In software engineering, rubber duck debugging is a method of debugging code. The name is a reference to a story in the book The Pragmatic Programmer in which a programmer would carry around a rubber duck and debug their code by forcing themself to explain it, line-by-line, to the duck. Many other terms exist for this technique, often involving different (usually) inanimate objects, or pets such as a dog or a cat. "Desk check your code" is the original term for this technique.
Many programmers have had the experience of explaining a problem to someone else, possibly even to someone who knows nothing about programming, and then hitting upon the solution in the process of explaining the problem. In describing what the code is supposed to do and observing what it actually does, any incongruity between these two becomes apparent. More generally, teaching a subject forces its evaluation from different perspectives and can provide a deeper understanding. By using an inanimate object, the programmer can try to accomplish this without having to interrupt anyone else.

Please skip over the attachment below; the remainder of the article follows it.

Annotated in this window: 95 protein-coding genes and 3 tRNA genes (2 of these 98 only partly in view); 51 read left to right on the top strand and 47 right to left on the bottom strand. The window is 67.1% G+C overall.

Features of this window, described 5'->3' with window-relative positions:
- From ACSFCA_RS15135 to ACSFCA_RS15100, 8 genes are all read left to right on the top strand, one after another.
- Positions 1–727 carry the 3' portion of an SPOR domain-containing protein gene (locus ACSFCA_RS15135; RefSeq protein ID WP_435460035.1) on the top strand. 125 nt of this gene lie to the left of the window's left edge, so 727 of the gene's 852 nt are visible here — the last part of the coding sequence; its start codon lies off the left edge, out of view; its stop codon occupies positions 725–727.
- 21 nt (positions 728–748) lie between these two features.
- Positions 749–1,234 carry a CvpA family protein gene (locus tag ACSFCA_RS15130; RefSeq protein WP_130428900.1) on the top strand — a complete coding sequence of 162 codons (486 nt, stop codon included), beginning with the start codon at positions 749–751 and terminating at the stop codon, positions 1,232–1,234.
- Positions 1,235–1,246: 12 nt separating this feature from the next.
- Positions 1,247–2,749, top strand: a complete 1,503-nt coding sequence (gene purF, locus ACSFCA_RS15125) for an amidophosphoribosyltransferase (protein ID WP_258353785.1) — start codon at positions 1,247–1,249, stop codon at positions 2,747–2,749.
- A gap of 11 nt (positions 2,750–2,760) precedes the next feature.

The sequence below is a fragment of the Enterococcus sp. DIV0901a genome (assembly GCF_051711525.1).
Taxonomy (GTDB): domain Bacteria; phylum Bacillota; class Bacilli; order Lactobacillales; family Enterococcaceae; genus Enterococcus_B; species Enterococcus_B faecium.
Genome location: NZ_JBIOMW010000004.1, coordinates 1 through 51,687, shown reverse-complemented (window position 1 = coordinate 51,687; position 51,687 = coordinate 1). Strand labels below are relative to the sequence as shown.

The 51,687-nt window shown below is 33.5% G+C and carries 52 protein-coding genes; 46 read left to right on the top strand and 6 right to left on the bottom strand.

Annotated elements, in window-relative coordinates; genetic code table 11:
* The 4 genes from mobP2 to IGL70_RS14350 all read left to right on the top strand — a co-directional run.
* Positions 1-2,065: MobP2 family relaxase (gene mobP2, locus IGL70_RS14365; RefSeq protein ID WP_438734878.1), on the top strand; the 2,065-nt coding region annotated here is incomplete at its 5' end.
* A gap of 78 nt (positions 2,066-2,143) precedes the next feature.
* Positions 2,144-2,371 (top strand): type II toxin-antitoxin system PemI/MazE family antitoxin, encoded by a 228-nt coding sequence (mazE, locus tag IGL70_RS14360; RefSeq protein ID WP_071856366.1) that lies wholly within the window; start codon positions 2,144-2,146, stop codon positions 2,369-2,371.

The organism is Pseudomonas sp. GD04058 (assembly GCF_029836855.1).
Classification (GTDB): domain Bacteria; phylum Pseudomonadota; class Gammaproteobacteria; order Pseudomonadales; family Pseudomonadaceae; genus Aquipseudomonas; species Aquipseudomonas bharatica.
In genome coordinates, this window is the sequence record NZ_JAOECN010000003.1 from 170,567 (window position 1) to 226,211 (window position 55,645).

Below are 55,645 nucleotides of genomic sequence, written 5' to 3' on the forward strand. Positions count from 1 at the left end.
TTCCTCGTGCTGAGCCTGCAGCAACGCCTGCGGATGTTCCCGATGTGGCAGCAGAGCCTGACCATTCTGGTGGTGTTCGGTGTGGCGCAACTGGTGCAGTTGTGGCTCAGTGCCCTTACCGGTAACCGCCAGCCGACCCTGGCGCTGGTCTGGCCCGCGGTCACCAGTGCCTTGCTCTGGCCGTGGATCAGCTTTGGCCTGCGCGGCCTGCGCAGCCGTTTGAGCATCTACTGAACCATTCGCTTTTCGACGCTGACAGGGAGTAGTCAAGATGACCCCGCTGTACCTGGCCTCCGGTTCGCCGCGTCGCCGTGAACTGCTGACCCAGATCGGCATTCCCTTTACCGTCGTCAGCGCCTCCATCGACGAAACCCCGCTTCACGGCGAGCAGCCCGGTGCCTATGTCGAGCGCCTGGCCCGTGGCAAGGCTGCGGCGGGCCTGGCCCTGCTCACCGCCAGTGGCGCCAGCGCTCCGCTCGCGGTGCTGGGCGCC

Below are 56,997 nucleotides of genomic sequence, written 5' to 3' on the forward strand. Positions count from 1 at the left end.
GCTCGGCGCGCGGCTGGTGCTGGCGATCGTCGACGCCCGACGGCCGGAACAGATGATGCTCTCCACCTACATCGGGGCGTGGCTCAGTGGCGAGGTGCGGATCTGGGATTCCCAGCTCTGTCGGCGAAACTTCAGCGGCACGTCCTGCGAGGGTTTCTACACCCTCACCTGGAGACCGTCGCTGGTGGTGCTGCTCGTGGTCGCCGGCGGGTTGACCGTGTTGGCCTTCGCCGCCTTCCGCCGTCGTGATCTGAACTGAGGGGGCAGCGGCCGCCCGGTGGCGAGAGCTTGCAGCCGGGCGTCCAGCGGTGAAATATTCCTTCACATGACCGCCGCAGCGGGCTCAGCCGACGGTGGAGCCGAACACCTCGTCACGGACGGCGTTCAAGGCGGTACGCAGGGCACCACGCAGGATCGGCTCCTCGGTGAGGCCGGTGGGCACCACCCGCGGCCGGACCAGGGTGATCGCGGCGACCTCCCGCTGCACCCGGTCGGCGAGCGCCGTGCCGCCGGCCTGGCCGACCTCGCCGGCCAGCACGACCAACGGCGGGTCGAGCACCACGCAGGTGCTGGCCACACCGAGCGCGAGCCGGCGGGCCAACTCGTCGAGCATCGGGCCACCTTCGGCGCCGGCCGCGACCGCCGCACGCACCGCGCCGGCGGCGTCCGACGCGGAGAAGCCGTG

rate this text
saving score / loading statistics ...